Demi or JLo?

I have to admit, lately I´ve been feeling a little like Goldilocks, since I´ve been looking for “just right” and it seems to be eluding me at every turn. Rhubarb with too much patchouli, woods where there are none, and now I´ve fallen down the rabbit hole of celebrity. Wait – rabbit hole? That´s Alice in Wonderland. I am not well…

How many of you remember Helena Rubinstein? The brand hasn´t had a presence here in North America for a number of years, but it did attempt a splashy comeback about a decade ago. First, it was reintroduced in Canada at Eaton´s, before what´s left of the Eaton family let the venerable department store die on the vine and be bought out by Sears. Then, a day spa opened in New York City´s Soho neighbourhood, and was featured in a third season episode of “Sex and the City”. It was the one where Samantha caused a scandal because she wasn´t sufficiently “serviced” by one of the male massage therapists.  Now, Helena Rubinstein is back in North America with a fragrance, Wanted. It is being fronted by Demi Moore and billed as, “A vibrant woody floral filled with sensual and carnal tension”.   Lately, the only thing filled with sensual and carnal tension for me is an extra large Tim Horton´s double-double.  Um, that´s a coffee, light and sweet.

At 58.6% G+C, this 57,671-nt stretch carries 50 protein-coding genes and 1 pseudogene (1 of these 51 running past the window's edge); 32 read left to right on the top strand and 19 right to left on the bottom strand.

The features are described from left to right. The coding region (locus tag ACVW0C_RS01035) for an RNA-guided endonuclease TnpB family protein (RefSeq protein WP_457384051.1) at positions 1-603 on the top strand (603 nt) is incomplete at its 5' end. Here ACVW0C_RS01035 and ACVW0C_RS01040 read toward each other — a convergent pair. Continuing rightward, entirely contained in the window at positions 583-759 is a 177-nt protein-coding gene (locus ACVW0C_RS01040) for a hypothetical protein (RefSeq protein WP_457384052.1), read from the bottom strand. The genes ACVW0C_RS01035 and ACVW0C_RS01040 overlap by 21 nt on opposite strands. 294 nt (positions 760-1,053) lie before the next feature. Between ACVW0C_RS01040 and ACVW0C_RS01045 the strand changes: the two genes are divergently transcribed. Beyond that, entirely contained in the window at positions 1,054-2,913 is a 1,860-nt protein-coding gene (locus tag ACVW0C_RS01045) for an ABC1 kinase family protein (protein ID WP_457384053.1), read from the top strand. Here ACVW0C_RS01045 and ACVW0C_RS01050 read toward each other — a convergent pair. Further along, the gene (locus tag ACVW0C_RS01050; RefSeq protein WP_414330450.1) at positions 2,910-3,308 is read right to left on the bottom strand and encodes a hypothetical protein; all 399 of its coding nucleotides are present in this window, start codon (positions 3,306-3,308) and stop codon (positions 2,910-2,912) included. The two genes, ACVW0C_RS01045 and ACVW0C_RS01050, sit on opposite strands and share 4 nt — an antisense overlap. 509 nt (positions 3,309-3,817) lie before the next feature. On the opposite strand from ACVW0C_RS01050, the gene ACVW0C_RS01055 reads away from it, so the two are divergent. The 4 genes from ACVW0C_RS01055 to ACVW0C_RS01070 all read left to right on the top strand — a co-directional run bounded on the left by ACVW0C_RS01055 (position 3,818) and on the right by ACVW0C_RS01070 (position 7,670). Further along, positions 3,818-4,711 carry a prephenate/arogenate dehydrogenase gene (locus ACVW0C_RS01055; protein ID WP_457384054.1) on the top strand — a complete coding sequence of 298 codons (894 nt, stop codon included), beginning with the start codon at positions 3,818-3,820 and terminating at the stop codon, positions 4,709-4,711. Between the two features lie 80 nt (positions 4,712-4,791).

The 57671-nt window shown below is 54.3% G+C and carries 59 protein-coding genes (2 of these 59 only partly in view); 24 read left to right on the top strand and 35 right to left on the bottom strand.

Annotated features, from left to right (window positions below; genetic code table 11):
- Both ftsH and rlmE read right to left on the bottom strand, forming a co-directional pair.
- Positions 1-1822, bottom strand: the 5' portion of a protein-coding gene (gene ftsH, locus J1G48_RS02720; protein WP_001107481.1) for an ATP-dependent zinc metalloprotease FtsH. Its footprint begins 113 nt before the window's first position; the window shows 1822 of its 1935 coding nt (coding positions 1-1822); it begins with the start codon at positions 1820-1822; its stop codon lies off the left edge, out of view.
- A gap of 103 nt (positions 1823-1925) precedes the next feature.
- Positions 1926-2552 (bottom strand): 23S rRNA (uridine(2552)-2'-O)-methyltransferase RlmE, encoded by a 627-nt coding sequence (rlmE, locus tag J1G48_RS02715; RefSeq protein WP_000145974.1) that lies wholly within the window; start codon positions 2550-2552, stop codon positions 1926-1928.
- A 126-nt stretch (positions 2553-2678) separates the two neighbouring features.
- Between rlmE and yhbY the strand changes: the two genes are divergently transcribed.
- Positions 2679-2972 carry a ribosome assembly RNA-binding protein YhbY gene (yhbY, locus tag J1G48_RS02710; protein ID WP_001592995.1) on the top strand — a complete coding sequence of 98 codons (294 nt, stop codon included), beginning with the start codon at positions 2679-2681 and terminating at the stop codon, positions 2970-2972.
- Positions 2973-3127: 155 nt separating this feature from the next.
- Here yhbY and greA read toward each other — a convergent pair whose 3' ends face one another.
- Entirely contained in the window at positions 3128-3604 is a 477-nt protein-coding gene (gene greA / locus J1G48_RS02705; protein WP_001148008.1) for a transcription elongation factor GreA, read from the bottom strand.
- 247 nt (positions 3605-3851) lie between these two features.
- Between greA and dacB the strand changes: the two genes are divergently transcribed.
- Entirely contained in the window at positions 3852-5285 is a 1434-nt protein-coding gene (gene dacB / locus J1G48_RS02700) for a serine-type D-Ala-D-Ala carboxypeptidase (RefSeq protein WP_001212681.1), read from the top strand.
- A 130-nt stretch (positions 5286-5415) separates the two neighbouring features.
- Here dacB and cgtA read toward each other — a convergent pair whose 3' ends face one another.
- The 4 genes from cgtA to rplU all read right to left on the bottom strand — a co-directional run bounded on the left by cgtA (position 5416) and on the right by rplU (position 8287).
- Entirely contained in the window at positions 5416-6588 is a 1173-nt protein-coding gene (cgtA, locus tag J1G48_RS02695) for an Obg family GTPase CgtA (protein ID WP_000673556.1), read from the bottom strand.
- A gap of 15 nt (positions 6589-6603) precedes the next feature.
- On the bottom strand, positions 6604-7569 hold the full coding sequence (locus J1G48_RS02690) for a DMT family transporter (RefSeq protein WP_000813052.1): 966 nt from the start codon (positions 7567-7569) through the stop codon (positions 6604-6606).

My mother used Helena Rubinstein cosmetics back in the days when they were available at Alexander´s department store, sold in blister packaging like Maybelline and Cover Girl. She adored Helena Rubinstein mascara, buying at least two at a time. My mother didn´t have many eyelashes to speak of, but for what few she had, that magic mascara made the most of them.  In those days I was too young to wear Helena Rubinstein anything, but when the brand hit the shelves again in the late 90s, I went hog wild.  The colour cosmetics were a little too bold for my liking, but the skin care products and their Vertiginous mascara were must-haves for me. Back then, my favourite items to smuggle from Toronto to New York were from Helena Rubinstein and Lush. Now, Lush is ubiquitous, and the only place in North America you can find Helena Rubinstein is in Mexico.  The times, they do change.